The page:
[Skip to Content]
[Skip to Content Landing]
Other Articles
August 5, 1939

TORULOSIS INVOLVING THE HUMAN CEREBRUM

JAMA. 1939;113(6):482-484. doi:10.1001/jama.1939.02800310020006
Abstract

Torulae are yeast-like fungi which occur widely disseminated in nature. They are found on trees, flowers, fruits and insects and are of the genus Cryptococcus. The medical significance of this yeast is its pathogenic production of a cystic blastomycosis in man and certain animals. An accurate estimate of the incidence of torulosis is impossible to determine. This is because the condition is not sufficiently well recognized by the profession at large. The report under discussion constitutes the most recent of sixty-four cases appearing in the medical literature. There are probably numerous instances which go unreported because of failure of diagnosis. The protean manifestations of Torula histolytica leads us to believe this disease worthy of special mention.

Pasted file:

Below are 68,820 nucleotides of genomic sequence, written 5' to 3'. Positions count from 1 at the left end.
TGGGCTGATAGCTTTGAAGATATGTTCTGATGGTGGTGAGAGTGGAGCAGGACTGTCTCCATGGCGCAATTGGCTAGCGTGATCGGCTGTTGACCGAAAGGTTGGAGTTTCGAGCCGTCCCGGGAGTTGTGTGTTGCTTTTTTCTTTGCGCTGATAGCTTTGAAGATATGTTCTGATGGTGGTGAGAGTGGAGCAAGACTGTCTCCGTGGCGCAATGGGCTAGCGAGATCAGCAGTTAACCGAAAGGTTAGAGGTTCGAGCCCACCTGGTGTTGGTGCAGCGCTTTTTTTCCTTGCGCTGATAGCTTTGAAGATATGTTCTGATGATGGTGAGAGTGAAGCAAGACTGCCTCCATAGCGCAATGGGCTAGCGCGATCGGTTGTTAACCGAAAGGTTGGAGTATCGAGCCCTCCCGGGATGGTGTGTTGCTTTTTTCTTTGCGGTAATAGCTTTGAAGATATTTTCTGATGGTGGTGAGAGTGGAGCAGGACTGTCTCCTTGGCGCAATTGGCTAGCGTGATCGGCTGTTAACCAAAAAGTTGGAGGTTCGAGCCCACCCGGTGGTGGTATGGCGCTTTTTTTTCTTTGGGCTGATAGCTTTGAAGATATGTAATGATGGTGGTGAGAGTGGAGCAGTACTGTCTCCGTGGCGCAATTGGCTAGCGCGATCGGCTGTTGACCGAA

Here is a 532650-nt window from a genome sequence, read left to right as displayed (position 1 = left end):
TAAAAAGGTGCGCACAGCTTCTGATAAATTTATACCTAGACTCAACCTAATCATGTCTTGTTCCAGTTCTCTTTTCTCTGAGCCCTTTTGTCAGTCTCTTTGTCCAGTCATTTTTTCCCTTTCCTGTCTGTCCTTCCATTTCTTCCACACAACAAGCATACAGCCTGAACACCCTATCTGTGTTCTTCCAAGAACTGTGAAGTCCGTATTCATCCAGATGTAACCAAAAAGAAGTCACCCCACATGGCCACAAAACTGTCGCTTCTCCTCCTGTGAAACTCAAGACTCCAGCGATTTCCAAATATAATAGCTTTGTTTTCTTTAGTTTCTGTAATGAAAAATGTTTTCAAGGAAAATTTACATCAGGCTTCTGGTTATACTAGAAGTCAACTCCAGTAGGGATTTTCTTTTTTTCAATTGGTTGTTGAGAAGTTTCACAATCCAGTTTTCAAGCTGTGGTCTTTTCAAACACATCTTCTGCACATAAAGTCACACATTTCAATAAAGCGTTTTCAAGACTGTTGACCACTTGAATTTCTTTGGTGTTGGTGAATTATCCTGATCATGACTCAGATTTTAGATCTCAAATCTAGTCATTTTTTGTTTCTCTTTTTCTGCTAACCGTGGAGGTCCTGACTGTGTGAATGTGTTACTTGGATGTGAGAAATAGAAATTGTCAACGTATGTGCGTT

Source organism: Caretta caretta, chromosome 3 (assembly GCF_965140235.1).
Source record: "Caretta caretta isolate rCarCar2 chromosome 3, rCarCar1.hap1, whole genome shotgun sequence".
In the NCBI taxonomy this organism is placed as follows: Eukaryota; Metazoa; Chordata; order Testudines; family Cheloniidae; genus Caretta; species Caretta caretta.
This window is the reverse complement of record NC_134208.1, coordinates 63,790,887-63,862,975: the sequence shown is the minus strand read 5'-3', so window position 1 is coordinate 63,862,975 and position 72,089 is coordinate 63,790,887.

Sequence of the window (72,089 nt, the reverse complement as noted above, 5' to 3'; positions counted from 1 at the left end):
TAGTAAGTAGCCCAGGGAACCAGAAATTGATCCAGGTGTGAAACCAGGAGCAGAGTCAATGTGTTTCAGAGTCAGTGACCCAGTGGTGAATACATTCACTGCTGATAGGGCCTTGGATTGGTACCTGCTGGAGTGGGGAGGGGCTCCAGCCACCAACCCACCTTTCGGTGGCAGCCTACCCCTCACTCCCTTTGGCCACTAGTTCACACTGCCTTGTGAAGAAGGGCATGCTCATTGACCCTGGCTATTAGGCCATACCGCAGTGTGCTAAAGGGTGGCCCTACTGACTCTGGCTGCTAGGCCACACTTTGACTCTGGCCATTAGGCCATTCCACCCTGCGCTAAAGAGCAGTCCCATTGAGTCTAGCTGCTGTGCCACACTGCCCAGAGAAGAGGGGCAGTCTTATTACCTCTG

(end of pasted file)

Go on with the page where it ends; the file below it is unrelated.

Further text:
BIBLIOGRAPHY  Robert Hooke1 in 1656 was the first to describe fungous disease. In 1901 Bertarelli and Calamida2 described yeasts as etiologic factors in throat and tonsil infections. Frothingham3 in 1902 reported

×